Because others in certain jurisdictions have identified the need to explore enhancements to auditor reporting
as well as corporate reporting more broadly, the IAASB plans to explore ways to work collaboratively with
groups who have active projects on auditor reporting. Among others:
The European Commission (EC) currently has efforts underway to reform audit policy arising from
lessons from the global financial crisis including proposed regulation and directives that address in part
the content of public auditors reports as well as auditors reports to audit committees.
The U.S. Public Company Accounting Oversight Board (PCAOB) has several initiatives underway to
explore changes to the auditor reporting model, including (a) its concept release (CR) on possible
options for changes to the auditors report to increase its communicative value; and (b) proposed rules
relating to enhanced transparency in auditors reports through disclosure of the name of the
engagement partner and others participating in the audit. With respect to its CR on auditor reports, the
PCAOB has signaled at its November 2011 Standing Advisory Group meeting that it would anticipate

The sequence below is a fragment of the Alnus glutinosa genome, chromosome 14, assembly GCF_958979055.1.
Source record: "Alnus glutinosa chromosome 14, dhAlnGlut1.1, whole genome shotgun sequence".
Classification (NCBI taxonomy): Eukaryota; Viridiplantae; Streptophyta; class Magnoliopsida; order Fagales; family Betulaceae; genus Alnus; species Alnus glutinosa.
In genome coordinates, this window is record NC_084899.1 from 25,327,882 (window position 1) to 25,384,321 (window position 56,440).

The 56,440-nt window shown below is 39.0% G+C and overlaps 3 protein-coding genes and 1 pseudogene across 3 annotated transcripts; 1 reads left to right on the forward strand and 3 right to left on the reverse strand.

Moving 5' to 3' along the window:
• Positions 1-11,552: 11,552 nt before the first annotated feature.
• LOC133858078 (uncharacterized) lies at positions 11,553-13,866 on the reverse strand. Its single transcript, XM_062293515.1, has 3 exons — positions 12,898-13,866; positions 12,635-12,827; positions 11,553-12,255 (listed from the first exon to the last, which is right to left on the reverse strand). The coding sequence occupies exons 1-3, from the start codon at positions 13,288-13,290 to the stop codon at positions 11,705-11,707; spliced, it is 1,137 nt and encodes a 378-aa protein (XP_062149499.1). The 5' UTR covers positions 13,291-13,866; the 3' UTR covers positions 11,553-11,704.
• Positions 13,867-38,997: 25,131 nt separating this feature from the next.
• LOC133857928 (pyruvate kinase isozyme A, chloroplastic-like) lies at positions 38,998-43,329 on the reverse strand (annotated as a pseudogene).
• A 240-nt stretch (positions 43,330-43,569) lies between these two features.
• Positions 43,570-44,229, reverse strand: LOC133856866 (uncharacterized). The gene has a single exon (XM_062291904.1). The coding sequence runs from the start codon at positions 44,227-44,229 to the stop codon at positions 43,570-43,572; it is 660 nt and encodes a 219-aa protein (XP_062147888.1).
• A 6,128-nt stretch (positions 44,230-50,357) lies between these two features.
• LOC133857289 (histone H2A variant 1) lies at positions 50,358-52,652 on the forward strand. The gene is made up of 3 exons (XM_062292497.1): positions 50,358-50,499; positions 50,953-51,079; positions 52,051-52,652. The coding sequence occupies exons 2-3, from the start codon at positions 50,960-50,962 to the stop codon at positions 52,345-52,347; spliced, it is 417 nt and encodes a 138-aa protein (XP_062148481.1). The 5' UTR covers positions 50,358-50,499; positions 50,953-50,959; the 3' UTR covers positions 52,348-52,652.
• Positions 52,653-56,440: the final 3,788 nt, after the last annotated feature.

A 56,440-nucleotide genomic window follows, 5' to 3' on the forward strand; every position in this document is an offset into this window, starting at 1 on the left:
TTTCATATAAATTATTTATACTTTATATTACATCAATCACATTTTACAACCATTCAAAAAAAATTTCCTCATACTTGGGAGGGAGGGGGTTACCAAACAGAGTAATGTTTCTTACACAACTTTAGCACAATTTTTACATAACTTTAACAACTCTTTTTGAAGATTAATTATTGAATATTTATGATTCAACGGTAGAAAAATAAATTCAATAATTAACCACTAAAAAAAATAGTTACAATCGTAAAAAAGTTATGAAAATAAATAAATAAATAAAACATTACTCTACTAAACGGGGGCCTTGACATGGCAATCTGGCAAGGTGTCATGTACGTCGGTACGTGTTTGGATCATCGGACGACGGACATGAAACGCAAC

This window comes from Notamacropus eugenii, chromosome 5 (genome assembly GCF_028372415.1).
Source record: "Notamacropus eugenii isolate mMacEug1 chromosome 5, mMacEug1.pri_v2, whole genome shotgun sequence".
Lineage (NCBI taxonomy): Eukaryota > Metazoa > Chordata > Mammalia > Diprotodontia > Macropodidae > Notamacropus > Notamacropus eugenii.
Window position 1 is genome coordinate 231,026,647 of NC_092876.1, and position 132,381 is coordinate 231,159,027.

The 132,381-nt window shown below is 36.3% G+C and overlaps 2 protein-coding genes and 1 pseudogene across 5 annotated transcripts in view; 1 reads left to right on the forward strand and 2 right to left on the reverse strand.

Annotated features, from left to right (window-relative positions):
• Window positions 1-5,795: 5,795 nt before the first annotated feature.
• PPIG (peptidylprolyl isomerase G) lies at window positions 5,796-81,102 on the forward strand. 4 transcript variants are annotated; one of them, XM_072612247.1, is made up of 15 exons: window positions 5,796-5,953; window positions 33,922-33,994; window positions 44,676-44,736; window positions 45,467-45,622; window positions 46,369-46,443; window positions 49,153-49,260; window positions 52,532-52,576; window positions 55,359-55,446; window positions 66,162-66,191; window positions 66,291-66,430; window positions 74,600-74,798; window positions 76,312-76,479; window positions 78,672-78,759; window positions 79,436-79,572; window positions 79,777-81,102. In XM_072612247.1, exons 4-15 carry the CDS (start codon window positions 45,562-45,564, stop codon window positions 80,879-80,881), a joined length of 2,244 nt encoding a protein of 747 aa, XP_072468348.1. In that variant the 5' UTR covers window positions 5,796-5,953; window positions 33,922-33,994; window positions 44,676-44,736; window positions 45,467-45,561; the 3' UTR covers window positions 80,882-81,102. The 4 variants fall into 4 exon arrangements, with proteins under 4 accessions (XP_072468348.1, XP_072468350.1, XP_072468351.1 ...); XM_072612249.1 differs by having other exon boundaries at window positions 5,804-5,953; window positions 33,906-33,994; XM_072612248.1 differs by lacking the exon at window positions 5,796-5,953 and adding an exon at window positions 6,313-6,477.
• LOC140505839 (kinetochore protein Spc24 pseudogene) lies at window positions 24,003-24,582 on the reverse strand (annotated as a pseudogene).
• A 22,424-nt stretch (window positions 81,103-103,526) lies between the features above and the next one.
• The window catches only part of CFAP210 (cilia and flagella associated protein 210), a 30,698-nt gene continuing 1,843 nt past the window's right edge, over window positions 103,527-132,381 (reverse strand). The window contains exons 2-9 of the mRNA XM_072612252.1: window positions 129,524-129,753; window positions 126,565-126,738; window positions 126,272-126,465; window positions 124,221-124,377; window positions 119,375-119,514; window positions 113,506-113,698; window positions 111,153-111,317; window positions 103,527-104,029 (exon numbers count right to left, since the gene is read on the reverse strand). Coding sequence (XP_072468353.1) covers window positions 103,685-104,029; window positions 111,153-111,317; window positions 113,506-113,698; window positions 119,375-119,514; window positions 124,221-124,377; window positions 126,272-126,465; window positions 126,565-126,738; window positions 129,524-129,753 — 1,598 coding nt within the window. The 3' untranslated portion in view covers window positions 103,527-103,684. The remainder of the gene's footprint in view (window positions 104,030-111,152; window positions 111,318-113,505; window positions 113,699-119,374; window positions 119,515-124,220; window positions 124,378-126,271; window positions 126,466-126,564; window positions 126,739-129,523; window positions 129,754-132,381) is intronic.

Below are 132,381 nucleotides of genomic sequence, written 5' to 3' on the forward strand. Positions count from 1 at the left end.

issuing standard-setting proposals relating to auditor reporting in the second quarter of 2012.
The U.K. Financial Reporting Council (FRC) made recommendations to enhance reporting responsibilities
for audit committees to the full Board of Directors, via an expanded report made public by inclusion in
the entitys annual report. Auditors would then provide an expanded auditors report to include (i) a new
section that addresses the completeness and reasonableness of the audit committees report; and (ii)
identification of any matters in the annual report that the auditors believe are incorrect or inconsistent
with the information contained in the financial statements or obtained in the course of their audit. The
FRC completed an earlier initiative to facilitate more concise audit reports in 2009 and revised U.K. audit
reports to specifically refer to the auditors responsibilities in relation to other information that
accompanies the audited financial statements.
The IAASB CAG discussed the project at its September 2011 meeting (Agenda Item G, H, and K)
The IAASB approved a project proposal at its December 2011 meeting. The IAASB also considered a
summary of the significant comments received from the respondents to the CP at its December 2011